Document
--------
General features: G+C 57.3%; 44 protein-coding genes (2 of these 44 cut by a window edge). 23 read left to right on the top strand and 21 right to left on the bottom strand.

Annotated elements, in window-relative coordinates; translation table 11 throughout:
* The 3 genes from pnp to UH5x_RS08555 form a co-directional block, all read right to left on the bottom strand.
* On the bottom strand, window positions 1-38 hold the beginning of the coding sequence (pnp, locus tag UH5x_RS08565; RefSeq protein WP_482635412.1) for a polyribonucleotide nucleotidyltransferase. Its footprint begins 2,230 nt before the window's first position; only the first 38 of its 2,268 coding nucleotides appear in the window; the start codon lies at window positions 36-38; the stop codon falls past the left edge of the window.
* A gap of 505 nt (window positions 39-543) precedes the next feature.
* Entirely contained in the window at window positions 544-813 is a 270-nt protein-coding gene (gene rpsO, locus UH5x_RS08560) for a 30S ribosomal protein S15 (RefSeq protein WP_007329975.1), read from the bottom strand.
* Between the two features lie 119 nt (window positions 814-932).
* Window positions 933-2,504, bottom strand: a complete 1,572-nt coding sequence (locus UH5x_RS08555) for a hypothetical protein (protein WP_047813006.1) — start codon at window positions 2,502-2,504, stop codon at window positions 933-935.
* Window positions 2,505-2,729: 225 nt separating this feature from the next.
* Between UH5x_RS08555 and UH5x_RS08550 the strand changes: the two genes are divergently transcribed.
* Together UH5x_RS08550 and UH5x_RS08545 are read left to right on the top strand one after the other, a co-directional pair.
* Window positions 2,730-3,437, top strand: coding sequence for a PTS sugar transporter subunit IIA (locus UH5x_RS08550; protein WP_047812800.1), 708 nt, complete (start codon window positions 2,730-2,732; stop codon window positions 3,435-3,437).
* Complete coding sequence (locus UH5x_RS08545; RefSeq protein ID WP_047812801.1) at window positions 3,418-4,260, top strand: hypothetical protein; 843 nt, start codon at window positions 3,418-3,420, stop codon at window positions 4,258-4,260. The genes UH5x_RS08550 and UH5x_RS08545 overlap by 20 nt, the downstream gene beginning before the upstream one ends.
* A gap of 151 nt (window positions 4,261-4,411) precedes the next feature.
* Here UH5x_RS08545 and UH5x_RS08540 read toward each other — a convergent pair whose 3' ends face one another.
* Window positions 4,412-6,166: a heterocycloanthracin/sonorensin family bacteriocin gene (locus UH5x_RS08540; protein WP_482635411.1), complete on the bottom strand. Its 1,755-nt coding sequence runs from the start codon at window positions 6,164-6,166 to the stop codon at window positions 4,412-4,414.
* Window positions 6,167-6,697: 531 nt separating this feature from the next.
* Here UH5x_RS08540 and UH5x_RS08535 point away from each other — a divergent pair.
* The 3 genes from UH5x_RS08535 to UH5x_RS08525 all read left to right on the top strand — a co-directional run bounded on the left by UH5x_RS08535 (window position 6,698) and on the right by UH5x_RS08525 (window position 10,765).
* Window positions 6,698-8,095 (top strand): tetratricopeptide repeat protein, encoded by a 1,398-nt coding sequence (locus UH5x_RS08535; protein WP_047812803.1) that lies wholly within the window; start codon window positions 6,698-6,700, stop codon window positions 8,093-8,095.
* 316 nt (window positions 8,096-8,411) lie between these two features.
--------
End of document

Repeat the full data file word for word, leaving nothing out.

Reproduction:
General features: G+C 57.3%; 44 protein-coding genes (2 of these 44 cut by a window edge). 23 read left to right on the top strand and 21 right to left on the bottom strand.

Annotated elements, in window-relative coordinates; translation table 11 throughout:
* The 3 genes from pnp to UH5x_RS08555 form a co-directional block, all read right to left on the bottom strand.
* On the bottom strand, window positions 1-38 hold the beginning of the coding sequence (pnp, locus tag UH5x_RS08565; RefSeq protein WP_482635412.1) for a polyribonucleotide nucleotidyltransferase. Its footprint begins 2,230 nt before the window's first position; only the first 38 of its 2,268 coding nucleotides appear in the window; the start codon lies at window positions 36-38; the stop codon falls past the left edge of the window.
* A gap of 505 nt (window positions 39-543) precedes the next feature.
* Entirely contained in the window at window positions 544-813 is a 270-nt protein-coding gene (gene rpsO, locus UH5x_RS08560) for a 30S ribosomal protein S15 (RefSeq protein WP_007329975.1), read from the bottom strand.
* Between the two features lie 119 nt (window positions 814-932).
* Window positions 933-2,504, bottom strand: a complete 1,572-nt coding sequence (locus UH5x_RS08555) for a hypothetical protein (protein WP_047813006.1) — start codon at window positions 2,502-2,504, stop codon at window positions 933-935.
* Window positions 2,505-2,729: 225 nt separating this feature from the next.
* Between UH5x_RS08555 and UH5x_RS08550 the strand changes: the two genes are divergently transcribed.
* Together UH5x_RS08550 and UH5x_RS08545 are read left to right on the top strand one after the other, a co-directional pair.
* Window positions 2,730-3,437, top strand: coding sequence for a PTS sugar transporter subunit IIA (locus UH5x_RS08550; protein WP_047812800.1), 708 nt, complete (start codon window positions 2,730-2,732; stop codon window positions 3,435-3,437).
* Complete coding sequence (locus UH5x_RS08545; RefSeq protein ID WP_047812801.1) at window positions 3,418-4,260, top strand: hypothetical protein; 843 nt, start codon at window positions 3,418-3,420, stop codon at window positions 4,258-4,260. The genes UH5x_RS08550 and UH5x_RS08545 overlap by 20 nt, the downstream gene beginning before the upstream one ends.
* A gap of 151 nt (window positions 4,261-4,411) precedes the next feature.
* Here UH5x_RS08545 and UH5x_RS08540 read toward each other — a convergent pair whose 3' ends face one another.
* Window positions 4,412-6,166: a heterocycloanthracin/sonorensin family bacteriocin gene (locus UH5x_RS08540; protein WP_482635411.1), complete on the bottom strand. Its 1,755-nt coding sequence runs from the start codon at window positions 6,164-6,166 to the stop codon at window positions 4,412-4,414.
* Window positions 6,167-6,697: 531 nt separating this feature from the next.
* Here UH5x_RS08540 and UH5x_RS08535 point away from each other — a divergent pair.
* The 3 genes from UH5x_RS08535 to UH5x_RS08525 all read left to right on the top strand — a co-directional run bounded on the left by UH5x_RS08535 (window position 6,698) and on the right by UH5x_RS08525 (window position 10,765).
* Window positions 6,698-8,095 (top strand): tetratricopeptide repeat protein, encoded by a 1,398-nt coding sequence (locus UH5x_RS08535; protein WP_047812803.1) that lies wholly within the window; start codon window positions 6,698-6,700, stop codon window positions 8,093-8,095.
* 316 nt (window positions 8,096-8,411) lie between these two features.